Poor tax policy erodes Kenya’s investor attractiveness – survey

The annual Finance Act has been occasioned with unpredictable nature of tax laws which is seen as a hindrance to the country’s attractiveness to investors. This year’s ranking saw Côte d’Ivoire top the list followed by Ghana, Nigeria and Senegal in that order.

A rigid tax regulation environment in Kenya has seen Africa’s CEOs and leaders’ investor confidence in the country drop three positions in a year.

According to the latest survey by Deloitte, commissioned by Africa CEO Forum, Kenya is ranked fifth with 23 per cent on Investment Attractiveness Index.

This is a drop in rank from last year when the country was ranked second in the continent with an index of 6.9 per cent.

“Market access and business environment are among the main criteria when choosing a site for investment,” – the survey noted.

In the country, the exchequer has had its revenue collection always chasing expenditure, an aspect which has been refuted by various experts and international bodies like the World Bank.

This is attributed to occasional changes to the Finance Act, making the country’s tax policy highly unpredictable hence soiling the country’s attractiveness to investors.

The tax change in the country’s betting, telecommunication, alcohol and corporate tax has skyrocketed in the past three financial years.

For instance, the government reimposed a 20 per cent tax on wagering stakes as well as doubling its taxation of foreign tech firms in the Finance Act which took effect last month.

Apart from raising the stakes on betting, the exchequer also proposed to increase the Digital Service Tax (DST) to three per cent of the gross value of online transactions in the financial year that began in July.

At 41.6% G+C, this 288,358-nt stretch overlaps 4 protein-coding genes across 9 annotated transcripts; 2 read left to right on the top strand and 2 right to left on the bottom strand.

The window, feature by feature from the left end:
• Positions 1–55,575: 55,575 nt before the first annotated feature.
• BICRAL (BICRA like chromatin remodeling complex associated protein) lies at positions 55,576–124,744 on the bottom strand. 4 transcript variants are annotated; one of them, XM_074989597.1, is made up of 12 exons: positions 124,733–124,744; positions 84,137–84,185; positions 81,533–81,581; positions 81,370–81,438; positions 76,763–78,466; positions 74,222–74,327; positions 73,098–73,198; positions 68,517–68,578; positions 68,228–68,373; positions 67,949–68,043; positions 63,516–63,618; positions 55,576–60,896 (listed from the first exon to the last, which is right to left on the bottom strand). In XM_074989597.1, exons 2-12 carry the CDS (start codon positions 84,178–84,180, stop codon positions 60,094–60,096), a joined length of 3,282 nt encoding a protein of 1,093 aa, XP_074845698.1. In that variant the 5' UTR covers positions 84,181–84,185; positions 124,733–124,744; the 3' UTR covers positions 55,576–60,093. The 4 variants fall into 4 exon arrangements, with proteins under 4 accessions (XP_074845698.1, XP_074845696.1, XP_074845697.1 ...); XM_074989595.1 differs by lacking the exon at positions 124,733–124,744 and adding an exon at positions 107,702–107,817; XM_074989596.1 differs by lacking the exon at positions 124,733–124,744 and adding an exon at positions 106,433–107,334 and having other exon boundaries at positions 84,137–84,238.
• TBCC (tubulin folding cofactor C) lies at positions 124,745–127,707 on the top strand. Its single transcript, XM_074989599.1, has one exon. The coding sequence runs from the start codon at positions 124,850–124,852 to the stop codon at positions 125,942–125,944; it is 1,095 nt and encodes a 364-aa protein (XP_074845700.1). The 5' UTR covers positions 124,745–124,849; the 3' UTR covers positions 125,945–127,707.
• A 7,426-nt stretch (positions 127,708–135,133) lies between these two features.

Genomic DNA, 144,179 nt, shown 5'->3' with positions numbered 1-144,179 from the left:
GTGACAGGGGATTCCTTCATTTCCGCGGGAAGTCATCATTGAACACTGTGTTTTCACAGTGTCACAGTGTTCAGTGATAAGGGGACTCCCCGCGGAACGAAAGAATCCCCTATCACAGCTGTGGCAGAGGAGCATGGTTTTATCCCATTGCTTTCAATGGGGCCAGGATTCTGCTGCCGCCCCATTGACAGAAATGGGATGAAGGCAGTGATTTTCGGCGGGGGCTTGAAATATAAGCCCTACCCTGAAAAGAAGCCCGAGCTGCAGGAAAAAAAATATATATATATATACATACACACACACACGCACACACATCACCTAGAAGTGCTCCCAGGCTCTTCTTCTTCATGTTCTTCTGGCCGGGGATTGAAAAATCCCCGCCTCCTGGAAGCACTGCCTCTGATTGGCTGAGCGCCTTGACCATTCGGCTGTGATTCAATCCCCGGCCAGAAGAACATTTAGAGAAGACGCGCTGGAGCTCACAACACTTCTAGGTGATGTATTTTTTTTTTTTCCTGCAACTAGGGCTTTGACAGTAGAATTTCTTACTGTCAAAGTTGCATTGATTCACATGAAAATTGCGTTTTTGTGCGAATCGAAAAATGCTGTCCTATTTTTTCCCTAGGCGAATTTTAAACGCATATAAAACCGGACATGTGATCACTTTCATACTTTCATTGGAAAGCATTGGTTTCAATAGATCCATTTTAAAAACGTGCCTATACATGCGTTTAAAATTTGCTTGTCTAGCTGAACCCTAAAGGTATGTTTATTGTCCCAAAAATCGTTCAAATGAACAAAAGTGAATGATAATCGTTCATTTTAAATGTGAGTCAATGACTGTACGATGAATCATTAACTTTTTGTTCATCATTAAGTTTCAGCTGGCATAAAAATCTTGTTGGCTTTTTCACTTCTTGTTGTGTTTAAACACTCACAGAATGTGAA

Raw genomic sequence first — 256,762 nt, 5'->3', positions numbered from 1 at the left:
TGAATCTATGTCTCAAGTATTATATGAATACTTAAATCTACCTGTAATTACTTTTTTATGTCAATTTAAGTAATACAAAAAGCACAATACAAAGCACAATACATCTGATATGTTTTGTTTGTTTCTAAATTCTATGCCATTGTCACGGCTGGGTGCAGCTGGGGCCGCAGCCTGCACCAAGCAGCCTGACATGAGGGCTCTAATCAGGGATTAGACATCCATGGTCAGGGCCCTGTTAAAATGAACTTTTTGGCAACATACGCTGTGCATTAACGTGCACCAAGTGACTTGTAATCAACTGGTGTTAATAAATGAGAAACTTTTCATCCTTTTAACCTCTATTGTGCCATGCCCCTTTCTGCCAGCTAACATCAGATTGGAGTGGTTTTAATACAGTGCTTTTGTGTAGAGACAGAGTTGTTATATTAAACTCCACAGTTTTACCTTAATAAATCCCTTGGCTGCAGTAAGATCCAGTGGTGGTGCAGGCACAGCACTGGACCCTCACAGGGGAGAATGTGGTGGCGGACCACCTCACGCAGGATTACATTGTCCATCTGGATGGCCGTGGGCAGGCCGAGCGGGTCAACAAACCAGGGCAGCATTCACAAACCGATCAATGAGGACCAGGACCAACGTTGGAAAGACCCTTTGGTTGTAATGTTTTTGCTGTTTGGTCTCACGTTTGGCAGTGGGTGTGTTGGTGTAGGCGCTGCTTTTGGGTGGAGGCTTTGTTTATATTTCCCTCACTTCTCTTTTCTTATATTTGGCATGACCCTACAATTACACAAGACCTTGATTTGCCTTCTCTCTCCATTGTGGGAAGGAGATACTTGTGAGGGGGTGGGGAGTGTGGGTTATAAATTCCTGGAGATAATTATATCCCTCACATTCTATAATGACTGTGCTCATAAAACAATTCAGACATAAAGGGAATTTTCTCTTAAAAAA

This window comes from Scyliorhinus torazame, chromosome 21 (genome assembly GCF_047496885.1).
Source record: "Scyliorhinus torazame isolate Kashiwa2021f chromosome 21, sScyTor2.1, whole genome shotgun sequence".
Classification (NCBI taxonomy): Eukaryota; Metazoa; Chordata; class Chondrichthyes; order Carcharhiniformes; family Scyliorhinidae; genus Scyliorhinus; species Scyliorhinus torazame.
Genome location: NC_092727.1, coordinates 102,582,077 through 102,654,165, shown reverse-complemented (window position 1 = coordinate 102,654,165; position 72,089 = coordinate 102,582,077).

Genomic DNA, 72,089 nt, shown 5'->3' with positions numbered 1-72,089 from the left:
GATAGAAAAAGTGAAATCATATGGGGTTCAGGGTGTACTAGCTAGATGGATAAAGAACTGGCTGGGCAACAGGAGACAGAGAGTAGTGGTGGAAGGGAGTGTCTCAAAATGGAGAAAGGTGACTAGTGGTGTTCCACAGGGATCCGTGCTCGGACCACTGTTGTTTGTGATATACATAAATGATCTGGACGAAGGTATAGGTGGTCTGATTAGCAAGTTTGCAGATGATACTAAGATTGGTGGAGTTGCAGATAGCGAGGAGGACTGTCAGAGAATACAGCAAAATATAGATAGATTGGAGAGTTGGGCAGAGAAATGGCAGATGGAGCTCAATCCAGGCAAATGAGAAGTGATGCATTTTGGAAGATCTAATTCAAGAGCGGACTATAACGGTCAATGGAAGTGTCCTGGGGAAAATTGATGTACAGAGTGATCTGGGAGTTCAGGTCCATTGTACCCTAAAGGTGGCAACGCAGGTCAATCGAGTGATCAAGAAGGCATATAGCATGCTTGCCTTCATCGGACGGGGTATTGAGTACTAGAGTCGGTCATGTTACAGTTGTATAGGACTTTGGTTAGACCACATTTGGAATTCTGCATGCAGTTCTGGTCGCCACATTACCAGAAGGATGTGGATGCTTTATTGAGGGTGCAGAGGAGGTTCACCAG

Although, the DST stood at 1.5 per cent before the new increased proposition that took effect in July and will be effective onwards.

This predominantly targets investor firms such as Amazon and PayPal as the reviews sought to take advantage of an increasingly digitised economy.

The tax is mainly levied on digital content provided by international companies which have invested in the country.

The tax review is an effort by Kenyan authorities to increase domestic revenue collection to cut the rising public debt that was last updated to Sh8.4 trillion in May.

KRA is targeting to collect Sh6.8 trillion over the period 2021/22 to 2023/2024 financial years.

Even so, the country is working on its first tax policy, with a proposal to amend Fiance Act every after five years to allow a predictable tax regime.

Generally, in the continent, the survey notes that this year 78 per cent of the private sector leaders and CEOs are confident in the economic investor trends of African markets.

A previous post-covid survey in 2020 saw the investor confidence in Africa rated at 40 per cent compared to the initial pre-covid at 61 per cent.

This year’s ranking saw Côte d’Ivoire top the list followed by Ghana, Nigeria and Senegal in that order.

The Ukrainian crisis was also noted to affect the confidence of African leaders in that prior to the impact of the Russian-Ukrainian war, levels of confidence in investing in the continent were much higher.

Even as the continent majors its focus on innovation with areas of interest like payment dematerialisation and internal digitalisation, leaders advise that the sector investment should be approached with caution due to a lack of vision and appropriate legal frameworks.

The survey emphasized just like in the previous edition that digitalisation is the most recommended measure for reconnecting with turnover growth and better operational efficiency.

Despite the slight dim in investor confidence in the African market, the leaders were confident that the African economy is strong and will continue to contribute to its sustainable growth through investment and innovation.

Although the African Continental Free Trade Area came to effect last year, CEOs are skeptical about the immediate impact of the trade bloc on the continent’s development.

Although most CEOs think that development strategies are affected by the AfCFTA, a wide majority argue that the impact is a positive one.

Source: the-star.co.ke

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